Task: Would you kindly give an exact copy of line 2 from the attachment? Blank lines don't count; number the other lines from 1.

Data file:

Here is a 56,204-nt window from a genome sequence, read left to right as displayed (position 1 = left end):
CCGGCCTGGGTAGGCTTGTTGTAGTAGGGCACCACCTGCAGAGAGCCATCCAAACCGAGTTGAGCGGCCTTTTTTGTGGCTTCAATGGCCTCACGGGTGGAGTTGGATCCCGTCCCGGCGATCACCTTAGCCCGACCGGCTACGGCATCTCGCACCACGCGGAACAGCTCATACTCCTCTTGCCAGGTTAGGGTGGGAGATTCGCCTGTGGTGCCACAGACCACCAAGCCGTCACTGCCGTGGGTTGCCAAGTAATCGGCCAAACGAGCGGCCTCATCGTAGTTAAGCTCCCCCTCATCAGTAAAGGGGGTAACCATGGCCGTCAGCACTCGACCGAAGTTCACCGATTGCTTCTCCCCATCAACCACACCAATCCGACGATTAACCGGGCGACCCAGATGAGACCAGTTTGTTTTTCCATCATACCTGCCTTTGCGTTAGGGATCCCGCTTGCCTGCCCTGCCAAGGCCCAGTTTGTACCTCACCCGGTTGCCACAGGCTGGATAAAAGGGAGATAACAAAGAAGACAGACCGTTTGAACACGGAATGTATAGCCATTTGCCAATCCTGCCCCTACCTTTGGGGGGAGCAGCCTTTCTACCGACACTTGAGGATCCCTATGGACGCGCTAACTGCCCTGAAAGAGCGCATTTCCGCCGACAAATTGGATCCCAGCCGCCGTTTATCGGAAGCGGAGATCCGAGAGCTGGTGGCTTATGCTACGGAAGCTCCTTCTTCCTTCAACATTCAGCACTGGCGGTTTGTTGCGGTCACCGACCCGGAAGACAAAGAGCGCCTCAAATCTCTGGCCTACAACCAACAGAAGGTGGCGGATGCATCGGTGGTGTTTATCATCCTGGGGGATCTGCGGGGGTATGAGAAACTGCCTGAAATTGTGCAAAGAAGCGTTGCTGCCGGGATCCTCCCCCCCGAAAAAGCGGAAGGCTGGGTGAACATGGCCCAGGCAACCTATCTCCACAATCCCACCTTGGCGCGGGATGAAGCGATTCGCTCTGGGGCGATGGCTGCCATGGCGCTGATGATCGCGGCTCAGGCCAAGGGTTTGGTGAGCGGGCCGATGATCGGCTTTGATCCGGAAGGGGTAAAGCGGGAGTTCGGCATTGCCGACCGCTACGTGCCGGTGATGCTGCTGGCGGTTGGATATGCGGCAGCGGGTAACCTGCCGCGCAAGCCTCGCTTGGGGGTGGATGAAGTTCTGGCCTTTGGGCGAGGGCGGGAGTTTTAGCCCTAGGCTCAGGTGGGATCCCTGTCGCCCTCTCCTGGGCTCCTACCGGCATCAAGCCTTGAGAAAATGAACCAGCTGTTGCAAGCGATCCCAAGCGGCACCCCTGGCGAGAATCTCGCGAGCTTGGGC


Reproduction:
CCGGCCTGGGTAGGCTTGTTGTAGTAGGGCACCACCTGCAGAGAGCCATCCAAACCGAGTTGAGCGGCCTTTTTTGTGGCTTCAATGGCCTCACGGGTGGAGTTGGATCCCGTCCCGGCGATCACCTTAGCCCGACCGGCTACGGCATCTCGCACCACGCGGAACAGCTCATACTCCTCTTGCCAGGTTAGGGTGGGAGATTCGCCTGTGGTGCCACAGACCACCAAGCCGTCACTGCCGTGGGTTGCCAAGTAATCGGCCAAACGAGCGGCCTCATCGTAGTTAAGCTCCCCCTCATCAGTAAAGGGGGTAACCATGGCCGTCAGCACTCGACCGAAGTTCACCGATTGCTTCTCCCCATCAACCACACCAATCCGACGATTAACCGGGCGACCCAGATGAGACCAGTTTGTTTTTCCATCATACCTGCCTTTGCGTTAGGGATCCCGCTTGCCTGCCCTGCCAAGGCCCAGTTTGTACCTCACCCGGTTGCCACAGGCTGGATAAAAGGGAGATAACAAAGAAGACAGACCGTTTGAACACGGAATGTATAGCCATTTGCCAATCCTGCCCCTACCTTTGGGGGGAGCAGCCTTTCTACCGACACTTGAGGATCCCTATGGACGCGCTAACTGCCCTGAAAGAGCGCATTTCCGCCGACAAATTGGATCCCAGCCGCCGTTTATCGGAAGCGGAGATCCGAGAGCTGGTGGCTTATGCTACGGAAGCTCCTTCTTCCTTCAACATTCAGCACTGGCGGTTTGTTGCGGTCACCGACCCGGAAGACAAAGAGCGCCTCAAATCTCTGGCCTACAACCAACAGAAGGTGGCGGATGCATCGGTGGTGTTTATCATCCTGGGGGATCTGCGGGGGTATGAGAAACTGCCTGAAATTGTGCAAAGAAGCGTTGCTGCCGGGATCCTCCCCCCCGAAAAAGCGGAAGGCTGGGTGAACATGGCCCAGGCAACCTATCTCCACAATCCCACCTTGGCGCGGGATGAAGCGATTCGCTCTGGGGCGATGGCTGCCATGGCGCTGATGATCGCGGCTCAGGCCAAGGGTTTGGTGAGCGGGCCGATGATCGGCTTTGATCCGGAAGGGGTAAAGCGGGAGTTCGGCATTGCCGACCGCTACGTGCCGGTGATGCTGCTGGCGGTTGGATATGCGGCAGCGGGTAACCTGCCGCGCAAGCCTCGCTTGGGGGTGGATGAAGTTCTGGCCTTTGGGCGAGGGCGGGAGTTTTAGCCCTAGGCTCAGGTGGGATCCCTGTCGCCCTCTCCTGGGCTCCTACCGGCATCAAGCCTTGAGAAAATGAACCAGCTGTTGCAAGCGATCCCAAGCGGCACCCCTGGCGAGAATCTCGCGAGCTTGGGC